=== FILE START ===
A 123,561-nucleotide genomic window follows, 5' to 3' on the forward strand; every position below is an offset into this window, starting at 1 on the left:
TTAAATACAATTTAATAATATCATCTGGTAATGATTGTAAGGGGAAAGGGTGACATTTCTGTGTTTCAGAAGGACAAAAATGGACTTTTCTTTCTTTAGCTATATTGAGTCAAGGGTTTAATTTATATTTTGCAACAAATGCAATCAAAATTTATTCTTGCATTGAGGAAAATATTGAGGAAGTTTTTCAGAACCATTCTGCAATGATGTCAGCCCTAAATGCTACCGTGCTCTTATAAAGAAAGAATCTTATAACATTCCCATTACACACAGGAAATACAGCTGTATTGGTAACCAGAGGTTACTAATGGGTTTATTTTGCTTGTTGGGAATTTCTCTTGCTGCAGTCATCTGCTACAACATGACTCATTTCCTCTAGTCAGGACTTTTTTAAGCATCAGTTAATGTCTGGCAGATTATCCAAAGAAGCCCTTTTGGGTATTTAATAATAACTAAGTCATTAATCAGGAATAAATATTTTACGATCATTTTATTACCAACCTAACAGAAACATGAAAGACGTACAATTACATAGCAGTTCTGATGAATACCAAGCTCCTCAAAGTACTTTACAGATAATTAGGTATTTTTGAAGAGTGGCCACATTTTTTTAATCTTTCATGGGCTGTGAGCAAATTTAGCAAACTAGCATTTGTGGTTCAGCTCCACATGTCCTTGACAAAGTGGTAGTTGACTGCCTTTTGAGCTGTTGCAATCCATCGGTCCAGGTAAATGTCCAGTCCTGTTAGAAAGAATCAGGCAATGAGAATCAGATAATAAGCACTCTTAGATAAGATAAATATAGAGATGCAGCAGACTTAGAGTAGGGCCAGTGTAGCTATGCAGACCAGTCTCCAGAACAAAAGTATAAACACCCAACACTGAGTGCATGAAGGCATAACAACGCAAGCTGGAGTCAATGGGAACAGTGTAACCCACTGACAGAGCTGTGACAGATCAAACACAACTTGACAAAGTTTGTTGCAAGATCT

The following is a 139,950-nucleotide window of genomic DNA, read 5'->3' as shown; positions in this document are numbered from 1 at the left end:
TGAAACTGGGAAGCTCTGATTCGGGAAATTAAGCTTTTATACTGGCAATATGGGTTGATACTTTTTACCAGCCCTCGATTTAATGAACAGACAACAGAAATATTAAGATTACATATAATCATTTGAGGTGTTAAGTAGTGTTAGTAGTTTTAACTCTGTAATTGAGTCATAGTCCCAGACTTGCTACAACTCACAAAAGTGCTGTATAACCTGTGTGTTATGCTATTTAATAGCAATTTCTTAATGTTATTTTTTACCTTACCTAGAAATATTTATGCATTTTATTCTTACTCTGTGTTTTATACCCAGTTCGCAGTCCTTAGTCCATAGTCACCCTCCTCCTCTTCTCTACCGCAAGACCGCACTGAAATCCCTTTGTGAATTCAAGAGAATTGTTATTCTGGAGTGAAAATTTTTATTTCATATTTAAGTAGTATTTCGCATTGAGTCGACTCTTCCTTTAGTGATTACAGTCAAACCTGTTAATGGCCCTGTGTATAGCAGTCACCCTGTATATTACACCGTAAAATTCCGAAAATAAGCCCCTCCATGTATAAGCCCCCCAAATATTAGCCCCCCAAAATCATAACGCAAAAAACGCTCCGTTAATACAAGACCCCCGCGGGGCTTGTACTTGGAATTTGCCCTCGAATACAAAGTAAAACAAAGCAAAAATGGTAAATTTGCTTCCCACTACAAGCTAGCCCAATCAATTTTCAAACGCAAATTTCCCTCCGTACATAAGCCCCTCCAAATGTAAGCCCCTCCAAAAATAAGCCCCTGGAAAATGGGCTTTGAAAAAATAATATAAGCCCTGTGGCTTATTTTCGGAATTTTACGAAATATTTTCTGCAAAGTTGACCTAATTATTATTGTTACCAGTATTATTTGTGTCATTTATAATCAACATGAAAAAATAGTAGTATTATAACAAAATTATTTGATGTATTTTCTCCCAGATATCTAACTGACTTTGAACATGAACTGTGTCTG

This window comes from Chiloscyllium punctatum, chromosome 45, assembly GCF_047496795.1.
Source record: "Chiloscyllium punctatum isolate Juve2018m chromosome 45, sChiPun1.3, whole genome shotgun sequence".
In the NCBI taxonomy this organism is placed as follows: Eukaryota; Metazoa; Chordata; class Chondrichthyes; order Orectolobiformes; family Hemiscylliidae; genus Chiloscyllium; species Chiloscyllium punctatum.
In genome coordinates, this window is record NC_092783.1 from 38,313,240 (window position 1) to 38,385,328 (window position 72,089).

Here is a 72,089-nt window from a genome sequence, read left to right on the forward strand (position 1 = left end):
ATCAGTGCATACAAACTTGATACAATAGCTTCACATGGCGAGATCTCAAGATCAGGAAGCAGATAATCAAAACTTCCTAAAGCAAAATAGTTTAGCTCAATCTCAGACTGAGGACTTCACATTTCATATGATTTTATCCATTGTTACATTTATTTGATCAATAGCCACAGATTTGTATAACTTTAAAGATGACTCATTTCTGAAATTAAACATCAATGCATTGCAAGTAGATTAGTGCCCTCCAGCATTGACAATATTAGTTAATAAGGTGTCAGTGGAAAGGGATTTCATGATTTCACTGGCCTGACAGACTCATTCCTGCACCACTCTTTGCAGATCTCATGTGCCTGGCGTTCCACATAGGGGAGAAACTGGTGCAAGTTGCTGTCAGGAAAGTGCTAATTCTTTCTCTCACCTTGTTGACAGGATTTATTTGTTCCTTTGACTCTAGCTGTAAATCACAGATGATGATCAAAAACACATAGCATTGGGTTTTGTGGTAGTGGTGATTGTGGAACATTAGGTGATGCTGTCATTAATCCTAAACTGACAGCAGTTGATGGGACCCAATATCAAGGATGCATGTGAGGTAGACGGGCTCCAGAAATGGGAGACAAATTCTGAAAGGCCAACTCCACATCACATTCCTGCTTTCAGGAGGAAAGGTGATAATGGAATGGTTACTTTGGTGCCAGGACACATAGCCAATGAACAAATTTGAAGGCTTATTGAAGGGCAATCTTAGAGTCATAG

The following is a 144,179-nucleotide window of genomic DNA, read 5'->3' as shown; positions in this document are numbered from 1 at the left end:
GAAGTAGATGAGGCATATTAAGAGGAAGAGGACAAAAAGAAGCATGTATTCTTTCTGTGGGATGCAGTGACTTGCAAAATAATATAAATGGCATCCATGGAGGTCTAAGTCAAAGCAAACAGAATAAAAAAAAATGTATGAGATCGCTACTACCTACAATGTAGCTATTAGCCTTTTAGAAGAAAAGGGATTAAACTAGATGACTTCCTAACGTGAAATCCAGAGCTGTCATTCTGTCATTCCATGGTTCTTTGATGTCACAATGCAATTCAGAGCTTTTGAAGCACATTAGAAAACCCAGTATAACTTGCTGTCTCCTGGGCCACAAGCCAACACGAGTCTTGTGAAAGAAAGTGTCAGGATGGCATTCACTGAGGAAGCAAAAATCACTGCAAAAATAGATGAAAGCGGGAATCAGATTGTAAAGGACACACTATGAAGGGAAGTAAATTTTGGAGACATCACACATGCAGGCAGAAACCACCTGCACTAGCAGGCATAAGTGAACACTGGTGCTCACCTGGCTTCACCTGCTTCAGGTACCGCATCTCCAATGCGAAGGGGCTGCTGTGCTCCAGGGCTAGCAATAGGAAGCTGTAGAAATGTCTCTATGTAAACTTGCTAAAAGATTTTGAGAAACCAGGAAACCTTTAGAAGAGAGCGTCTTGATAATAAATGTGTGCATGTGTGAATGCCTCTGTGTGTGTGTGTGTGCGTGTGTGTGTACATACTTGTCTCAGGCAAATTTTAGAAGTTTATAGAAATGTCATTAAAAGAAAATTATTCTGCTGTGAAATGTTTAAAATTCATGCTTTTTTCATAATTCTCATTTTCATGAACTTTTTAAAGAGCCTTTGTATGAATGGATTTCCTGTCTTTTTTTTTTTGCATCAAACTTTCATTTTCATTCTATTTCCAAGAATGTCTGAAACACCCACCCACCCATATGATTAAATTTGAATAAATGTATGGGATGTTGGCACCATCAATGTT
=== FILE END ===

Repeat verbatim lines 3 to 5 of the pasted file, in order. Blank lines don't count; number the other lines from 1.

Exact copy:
The following is a 139,950-nucleotide window of genomic DNA, read 5'->3' as shown; positions in this document are numbered from 1 at the left end:
TGAAACTGGGAAGCTCTGATTCGGGAAATTAAGCTTTTATACTGGCAATATGGGTTGATACTTTTTACCAGCCCTCGATTTAATGAACAGACAACAGAAATATTAAGATTACATATAATCATTTGAGGTGTTAAGTAGTGTTAGTAGTTTTAACTCTGTAATTGAGTCATAGTCCCAGACTTGCTACAACTCACAAAAGTGCTGTATAACCTGTGTGTTATGCTATTTAATAGCAATTTCTTAATGTTATTTTTTACCTTACCTAGAAATATTTATGCATTTTATTCTTACTCTGTGTTTTATACCCAGTTCGCAGTCCTTAGTCCATAGTCACCCTCCTCCTCTTCTCTACCGCAAGACCGCACTGAAATCCCTTTGTGAATTCAAGAGAATTGTTATTCTGGAGTGAAAATTTTTATTTCATATTTAAGTAGTATTTCGCATTGAGTCGACTCTTCCTTTAGTGATTACAGTCAAACCTGTTAATGGCCCTGTGTATAGCAGTCACCCTGTATATTACACCGTAAAATTCCGAAAATAAGCCCCTCCATGTATAAGCCCCCCAAATATTAGCCCCCCAAAATCATAACGCAAAAAACGCTCCGTTAATACAAGACCCCCGCGGGGCTTGTACTTGGAATTTGCCCTCGAATACAAAGTAAAACAAAGCAAAAATGGTAAATTTGCTTCCCACTACAAGCTAGCCCAATCAATTTTCAAACGCAAATTTCCCTCCGTACATAAGCCCCTCCAAATGTAAGCCCCTCCAAAAATAAGCCCCTGGAAAATGGGCTTTGAAAAAATAATATAAGCCCTGTGGCTTATTTTCGGAATTTTACGAAATATTTTCTGCAAAGTTGACCTAATTATTATTGTTACCAGTATTATTTGTGTCATTTATAATCAACATGAAAAAATAGTAGTATTATAACAAAATTATTTGATGTATTTTCTCCCAGATATCTAACTGACTTTGAACATGAACTGTGTCTG

This window comes from Chiloscyllium punctatum, chromosome 45, assembly GCF_047496795.1.